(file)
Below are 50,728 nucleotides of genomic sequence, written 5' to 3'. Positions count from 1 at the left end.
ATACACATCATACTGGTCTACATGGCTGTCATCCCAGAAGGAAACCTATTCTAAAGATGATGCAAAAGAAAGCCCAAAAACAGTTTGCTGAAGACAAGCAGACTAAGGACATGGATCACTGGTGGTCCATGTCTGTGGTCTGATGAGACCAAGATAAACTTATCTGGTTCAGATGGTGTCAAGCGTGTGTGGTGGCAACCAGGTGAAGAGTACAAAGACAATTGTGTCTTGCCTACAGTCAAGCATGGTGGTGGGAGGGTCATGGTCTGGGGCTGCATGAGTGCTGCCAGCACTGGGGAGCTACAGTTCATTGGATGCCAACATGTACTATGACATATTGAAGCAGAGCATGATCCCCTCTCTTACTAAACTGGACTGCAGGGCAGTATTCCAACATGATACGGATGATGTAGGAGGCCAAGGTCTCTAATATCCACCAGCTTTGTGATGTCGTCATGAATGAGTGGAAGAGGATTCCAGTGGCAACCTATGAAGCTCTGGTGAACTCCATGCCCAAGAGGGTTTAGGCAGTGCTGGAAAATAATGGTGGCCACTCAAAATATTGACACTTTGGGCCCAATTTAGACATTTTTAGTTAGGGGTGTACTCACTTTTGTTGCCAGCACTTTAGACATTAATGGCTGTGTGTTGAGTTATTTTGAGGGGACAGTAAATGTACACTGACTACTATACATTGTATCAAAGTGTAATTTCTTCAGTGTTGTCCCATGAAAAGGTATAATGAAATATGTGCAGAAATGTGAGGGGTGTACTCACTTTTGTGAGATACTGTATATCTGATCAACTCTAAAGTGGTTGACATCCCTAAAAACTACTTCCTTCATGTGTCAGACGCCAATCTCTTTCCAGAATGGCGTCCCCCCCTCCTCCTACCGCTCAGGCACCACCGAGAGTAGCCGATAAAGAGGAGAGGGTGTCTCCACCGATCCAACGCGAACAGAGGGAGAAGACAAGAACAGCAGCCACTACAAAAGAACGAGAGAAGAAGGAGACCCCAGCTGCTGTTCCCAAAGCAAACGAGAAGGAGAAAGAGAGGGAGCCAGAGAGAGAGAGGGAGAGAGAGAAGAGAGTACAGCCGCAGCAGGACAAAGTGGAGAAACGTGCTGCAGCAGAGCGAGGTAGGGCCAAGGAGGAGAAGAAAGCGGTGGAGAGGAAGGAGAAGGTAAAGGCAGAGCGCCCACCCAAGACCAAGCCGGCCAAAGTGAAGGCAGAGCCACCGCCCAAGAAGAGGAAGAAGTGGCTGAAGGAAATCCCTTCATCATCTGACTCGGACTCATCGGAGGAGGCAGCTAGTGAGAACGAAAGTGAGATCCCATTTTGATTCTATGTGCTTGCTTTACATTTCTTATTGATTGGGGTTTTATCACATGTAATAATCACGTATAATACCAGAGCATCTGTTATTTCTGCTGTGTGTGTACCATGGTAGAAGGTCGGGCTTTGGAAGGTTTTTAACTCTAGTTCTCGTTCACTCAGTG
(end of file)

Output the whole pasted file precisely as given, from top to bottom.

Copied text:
Below are 50,728 nucleotides of genomic sequence, written 5' to 3'. Positions count from 1 at the left end.
ATACACATCATACTGGTCTACATGGCTGTCATCCCAGAAGGAAACCTATTCTAAAGATGATGCAAAAGAAAGCCCAAAAACAGTTTGCTGAAGACAAGCAGACTAAGGACATGGATCACTGGTGGTCCATGTCTGTGGTCTGATGAGACCAAGATAAACTTATCTGGTTCAGATGGTGTCAAGCGTGTGTGGTGGCAACCAGGTGAAGAGTACAAAGACAATTGTGTCTTGCCTACAGTCAAGCATGGTGGTGGGAGGGTCATGGTCTGGGGCTGCATGAGTGCTGCCAGCACTGGGGAGCTACAGTTCATTGGATGCCAACATGTACTATGACATATTGAAGCAGAGCATGATCCCCTCTCTTACTAAACTGGACTGCAGGGCAGTATTCCAACATGATACGGATGATGTAGGAGGCCAAGGTCTCTAATATCCACCAGCTTTGTGATGTCGTCATGAATGAGTGGAAGAGGATTCCAGTGGCAACCTATGAAGCTCTGGTGAACTCCATGCCCAAGAGGGTTTAGGCAGTGCTGGAAAATAATGGTGGCCACTCAAAATATTGACACTTTGGGCCCAATTTAGACATTTTTAGTTAGGGGTGTACTCACTTTTGTTGCCAGCACTTTAGACATTAATGGCTGTGTGTTGAGTTATTTTGAGGGGACAGTAAATGTACACTGACTACTATACATTGTATCAAAGTGTAATTTCTTCAGTGTTGTCCCATGAAAAGGTATAATGAAATATGTGCAGAAATGTGAGGGGTGTACTCACTTTTGTGAGATACTGTATATCTGATCAACTCTAAAGTGGTTGACATCCCTAAAAACTACTTCCTTCATGTGTCAGACGCCAATCTCTTTCCAGAATGGCGTCCCCCCCTCCTCCTACCGCTCAGGCACCACCGAGAGTAGCCGATAAAGAGGAGAGGGTGTCTCCACCGATCCAACGCGAACAGAGGGAGAAGACAAGAACAGCAGCCACTACAAAAGAACGAGAGAAGAAGGAGACCCCAGCTGCTGTTCCCAAAGCAAACGAGAAGGAGAAAGAGAGGGAGCCAGAGAGAGAGAGGGAGAGAGAGAAGAGAGTACAGCCGCAGCAGGACAAAGTGGAGAAACGTGCTGCAGCAGAGCGAGGTAGGGCCAAGGAGGAGAAGAAAGCGGTGGAGAGGAAGGAGAAGGTAAAGGCAGAGCGCCCACCCAAGACCAAGCCGGCCAAAGTGAAGGCAGAGCCACCGCCCAAGAAGAGGAAGAAGTGGCTGAAGGAAATCCCTTCATCATCTGACTCGGACTCATCGGAGGAGGCAGCTAGTGAGAACGAAAGTGAGATCCCATTTTGATTCTATGTGCTTGCTTTACATTTCTTATTGATTGGGGTTTTATCACATGTAATAATCACGTATAATACCAGAGCATCTGTTATTTCTGCTGTGTGTGTACCATGGTAGAAGGTCGGGCTTTGGAAGGTTTTTAACTCTAGTTCTCGTTCACTCAGTG